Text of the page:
Joseph Parsons Leavitt, the son of Major John and Mary (Parsons) Leavitt, was born in Effingham, New Hampshire on 4 Sept 1800 [Descendants of Thomas Leavitt, v. 4, pg 77/132]. The twelve acres in Effingham he had purchased from Morris Leavitt in 1823 were sold off in 1826, Joseph having moved to Dover, NH by that time. He remained here through 1833, as the next city directory in 1837 no longer finds him there (though sister Lucinda is now here). He removed to Kingston, Ulster, NY by the 1840 census, which is possibly where his wife Abigail died in 1842. He remarried the following year, with son Charles born "in New York" in 1844. From there he went south to Virginia, and was in the settlement called "New England" by 1847. This unincorporated place was within the Harris District, Wood County.
His younger brother, Samuel Quarles Leavitt, even after buying half of his father's farm in 1832, instead decided to join his brother, either while still in New York, or perhaps after he reached Virginia. Sister Susan, with husband Asa Pease and their children, also made the trek, along with Asa's brother Sylvester. Lucinda P. Leavitt, the youngest child of Major John, who had been living in Dover, NH in 1843, also removed to Wood County with her siblings. Considering the method of travel at that time, where they "traveled from Philadelphia over the Allegheny mountains by stage to Pittsburgh, then down the Ohio River by boat" [Desc. of Thomas, pg 132], it is likely they would made the journey together.
Here on an 1877 map of New England (Harris), West Virginia, the several Leavitt names are marked out. If that straight road from the town center to "Leavitt's Landing" existed, it didn't last long, considering the hilly landscape. The later 1886 map shows that Joseph took an easier way around, using the flatlands to reach his homestead. The blacksmith (B. S.) shop on map was on a 1/2 acre of land owned by Samuel Q. Leavitt, whose home was next door (#3). That house lot of 3 acres was willed to daughter Mary Rhodes in 1877 (on 1886 map, marked as "L. Rhodes Heirs").
Below is the New England community from an 1886 map, now with the Baltimore & Ohio Railroad running along the Ohio River. The Leavitt related locations are numbered, with comments below.
1. "J. P. Leavitts Heirs" - family of Joseph P. Leavitt (1800-1881), his wife Mary died in 1887. Purchased 1400 acres of land on the Ohio River in 1847 (Wood County Deeds: Bk 14 pg 215 and 14-337); sold portions off to relatives soon after.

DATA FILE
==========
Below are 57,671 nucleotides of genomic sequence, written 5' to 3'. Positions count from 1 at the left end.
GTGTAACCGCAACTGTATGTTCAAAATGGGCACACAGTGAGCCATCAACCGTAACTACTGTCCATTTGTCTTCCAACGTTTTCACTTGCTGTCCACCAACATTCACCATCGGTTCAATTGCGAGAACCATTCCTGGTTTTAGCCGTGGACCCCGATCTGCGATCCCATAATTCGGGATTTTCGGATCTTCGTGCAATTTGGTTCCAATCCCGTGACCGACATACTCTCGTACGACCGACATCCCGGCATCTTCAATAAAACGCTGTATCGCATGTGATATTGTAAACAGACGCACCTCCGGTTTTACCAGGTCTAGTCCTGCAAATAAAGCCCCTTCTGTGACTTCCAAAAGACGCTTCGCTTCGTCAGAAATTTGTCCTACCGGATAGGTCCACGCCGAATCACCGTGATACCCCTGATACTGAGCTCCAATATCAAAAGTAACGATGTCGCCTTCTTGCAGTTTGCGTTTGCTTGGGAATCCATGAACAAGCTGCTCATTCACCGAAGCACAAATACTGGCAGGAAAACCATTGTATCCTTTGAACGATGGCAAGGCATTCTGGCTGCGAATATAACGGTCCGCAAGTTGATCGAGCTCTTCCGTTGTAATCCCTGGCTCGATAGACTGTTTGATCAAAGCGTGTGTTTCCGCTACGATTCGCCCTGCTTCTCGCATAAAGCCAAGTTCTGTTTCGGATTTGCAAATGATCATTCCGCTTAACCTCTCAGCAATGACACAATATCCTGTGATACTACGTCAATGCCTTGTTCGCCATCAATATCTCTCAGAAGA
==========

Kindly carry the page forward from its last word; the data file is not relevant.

2. "Cem" - The New England Baptist Cemetery
The family of Joseph P. Leavitt is buried here - over a dozen Leavitt names found in the cemetery transcription: Wood County Cemetery Transcriptions, Vol. 1, pg 207 (his family monument includes his first wife Abigail and two young sons, who died before he settled in western Virginia).
3. "P. Leavitt" - Pierce Leavitt (1853-1927), son of Joseph. Bought 56 1/2 acres from his father in 1879, "on the North Fork of Lee Creek". He later moved to Chattanooga, TN. His former homestead may still be standing, though long abandoned. Image clipped from Google satellite view. Located at GPS: 39.202908, -81.699695
4. "V. W. Leavitt" - Virgil Warren Leavitt (1858-1891), son of Joseph
5. "G. E. Leavitt - Store & P.O., Res" - George Elmendorf Leavitt (1848-1930), s/o Joseph. There is a house dated 1860 on south side of the Ridge Road, which is either George's or his neighbor "D. C. Whitlock". A few outbuildings on property are also very aged. Hard to pinpoint, even when trying to trace back land deeds.
6. "Asa Pease" - married to Susan Leavitt, sister of Joseph. Arrived in Wood County, 1847 (dau Lucinda b. Nov 1846 in NH). The house currently standing in area where Asa's property is marked on map is dated 1884, so not original home he lived in.
7. "S. Pease" - Sylvester E. Pease, brother of Asa; married to Lucinda P. Leavitt, sister of Joseph P., in 1857.
On the Vintage Aerial website, there are multiple rolls of film that cover this area in the 1980's and 1990's. I've marked many of them with "New England" for ease of finding. https://vintageaerial.com/photos/west-virginia/wood